What is a budget?
A budget is a spending plan that helps you take control of your finances and get the most for your money. A budget shows your income (money coming in) and expenses (money going out) for a specific period of time (for example a week, or a month).
No matter what age or stage in life, budgeting is a good idea.
Here are 10 reasons why:
- Knowing how much money is actually coming in will help you buy what you need most within your income. Knowing what money is coming in allows for planning on how to use your money. You will be able to make decisions to spend on the things that are important to you. Consider all sources of income like work, government programs/benefits, and interest. To start the process, read Creating a Budget.
- Budgets identify expenses and where money is being spent. Understanding where your money is going is important. It will help identify if money is being spent on needs (such as rent/mortgage, food, daycare) or wants (things like new clothes, restaurants, subscriptions). Read more in Understanding Your Expenses.
- Budgeting helps to control spending. Impulse or unplanned purchases become more obvious when you are tracking where money is spent.
- You will be ready for regular expenses as they come up. Regular expenses that are infrequently paid (maybe paid only a couple times a year like car insurance and kids sports), should be expected and prepared for. Budgeting allows you to put away money every month to save up the amount required for when the expense needs to be paid. Read more about occasional expenses in Understanding Your Expenses.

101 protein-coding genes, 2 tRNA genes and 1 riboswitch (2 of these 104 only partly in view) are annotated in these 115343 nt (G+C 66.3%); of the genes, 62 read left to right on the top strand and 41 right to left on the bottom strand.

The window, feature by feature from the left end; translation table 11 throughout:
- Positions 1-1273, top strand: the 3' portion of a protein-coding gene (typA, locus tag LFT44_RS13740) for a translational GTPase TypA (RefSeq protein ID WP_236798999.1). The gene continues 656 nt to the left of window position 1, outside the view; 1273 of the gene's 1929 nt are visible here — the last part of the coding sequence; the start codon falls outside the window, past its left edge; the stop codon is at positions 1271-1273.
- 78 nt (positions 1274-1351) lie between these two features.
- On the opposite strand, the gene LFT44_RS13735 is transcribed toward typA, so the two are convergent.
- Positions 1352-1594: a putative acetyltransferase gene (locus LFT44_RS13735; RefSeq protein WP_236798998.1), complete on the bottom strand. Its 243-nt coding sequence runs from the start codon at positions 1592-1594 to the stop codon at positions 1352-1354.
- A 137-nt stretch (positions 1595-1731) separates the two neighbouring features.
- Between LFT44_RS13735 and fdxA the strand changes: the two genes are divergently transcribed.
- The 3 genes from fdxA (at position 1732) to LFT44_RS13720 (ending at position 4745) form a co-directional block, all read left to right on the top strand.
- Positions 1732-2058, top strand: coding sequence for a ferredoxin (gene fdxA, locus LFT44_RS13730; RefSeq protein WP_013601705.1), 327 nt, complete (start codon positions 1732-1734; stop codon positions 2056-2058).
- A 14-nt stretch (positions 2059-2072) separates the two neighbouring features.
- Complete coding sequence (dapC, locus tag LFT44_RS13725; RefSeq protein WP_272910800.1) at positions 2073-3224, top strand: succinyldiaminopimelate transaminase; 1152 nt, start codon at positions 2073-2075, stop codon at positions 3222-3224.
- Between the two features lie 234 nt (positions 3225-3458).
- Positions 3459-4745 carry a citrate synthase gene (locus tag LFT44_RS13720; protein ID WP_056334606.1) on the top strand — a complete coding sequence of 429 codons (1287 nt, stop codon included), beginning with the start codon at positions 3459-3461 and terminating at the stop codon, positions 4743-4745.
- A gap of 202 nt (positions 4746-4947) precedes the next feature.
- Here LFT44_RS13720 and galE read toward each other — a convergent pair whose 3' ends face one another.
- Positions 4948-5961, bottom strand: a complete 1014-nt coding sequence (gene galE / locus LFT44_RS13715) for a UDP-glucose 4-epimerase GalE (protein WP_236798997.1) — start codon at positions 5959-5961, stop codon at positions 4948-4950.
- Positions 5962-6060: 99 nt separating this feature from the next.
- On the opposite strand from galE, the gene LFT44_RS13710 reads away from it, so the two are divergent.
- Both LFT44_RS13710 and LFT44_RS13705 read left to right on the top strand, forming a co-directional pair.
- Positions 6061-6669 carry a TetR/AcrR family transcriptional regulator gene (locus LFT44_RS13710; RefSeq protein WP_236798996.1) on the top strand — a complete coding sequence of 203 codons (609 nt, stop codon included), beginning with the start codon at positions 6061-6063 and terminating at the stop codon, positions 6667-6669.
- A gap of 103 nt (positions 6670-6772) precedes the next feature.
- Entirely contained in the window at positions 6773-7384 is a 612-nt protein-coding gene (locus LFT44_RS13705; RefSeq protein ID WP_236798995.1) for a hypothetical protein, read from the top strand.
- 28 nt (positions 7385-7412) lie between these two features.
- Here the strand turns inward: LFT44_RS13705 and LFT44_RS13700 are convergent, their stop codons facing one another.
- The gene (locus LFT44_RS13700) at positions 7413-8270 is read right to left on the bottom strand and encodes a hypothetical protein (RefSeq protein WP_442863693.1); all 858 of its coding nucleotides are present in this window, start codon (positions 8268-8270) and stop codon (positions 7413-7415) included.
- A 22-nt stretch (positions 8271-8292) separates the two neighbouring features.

- Budgeting helps avoid increasing debt. Knowing how much money is available helps you buy within your income. Plans and adjustments can be made to make sure money spent is not more than the money available. Spending more money than what is coming in creates debt, and that can often cause anxiety for people and arguments in families. Read more in Using Credit Wisely.
- Having a budget helps plan for future needs and goals. Money should be set aside and saved for future needs. New goals like a car, tuition fees or a family vacation can be set with real dates and planned savings amounts included in the budget. By planning ahead, future purchases can be made without taking on too much debt. Read more in Saving Money: How Much and What For.
- Emergencies are easier to manage if you are prepared. The loss of employment or large, unexpected expenses like car and home repairs can be stressful. By having some money saved and available for emergencies, you will lessen the impact and increase your ability to cope.
- People who budget worry less about money. Understanding your finances and feeling comfortable about handling money will give you security and a personal sense of relief.
- Budgeting will decrease family arguments about money. When everyone contributes to making the family budget it keeps the whole family on the same page and working together. Agreements on how to spend money will decrease the chance of disagreements.
- Goals are possible to reach when you work together. A family money plan allows everyone to work towards a common goal. By cooperating in how money is earned and spent, success is much more likely to be reached.
To learn more about Budgeting and Personal Finance, see these trusted sources:
Credit Counselling Canada is a non-profit agency that provides help for Canadians looking for a trusted source of information to help them deal with their debt and reduce financial worries.
The Credit Counselling Society provides credit counselling, resources for budgeting debt consolidation options. They also provide educational resources including webinars, workshops and tools for tracking your spending on MyMoneyCoach.
The Government of Canada provides online resources to educate and help you manage your finances, including an interactive budget planner.
Read this article next:
Creating a Budget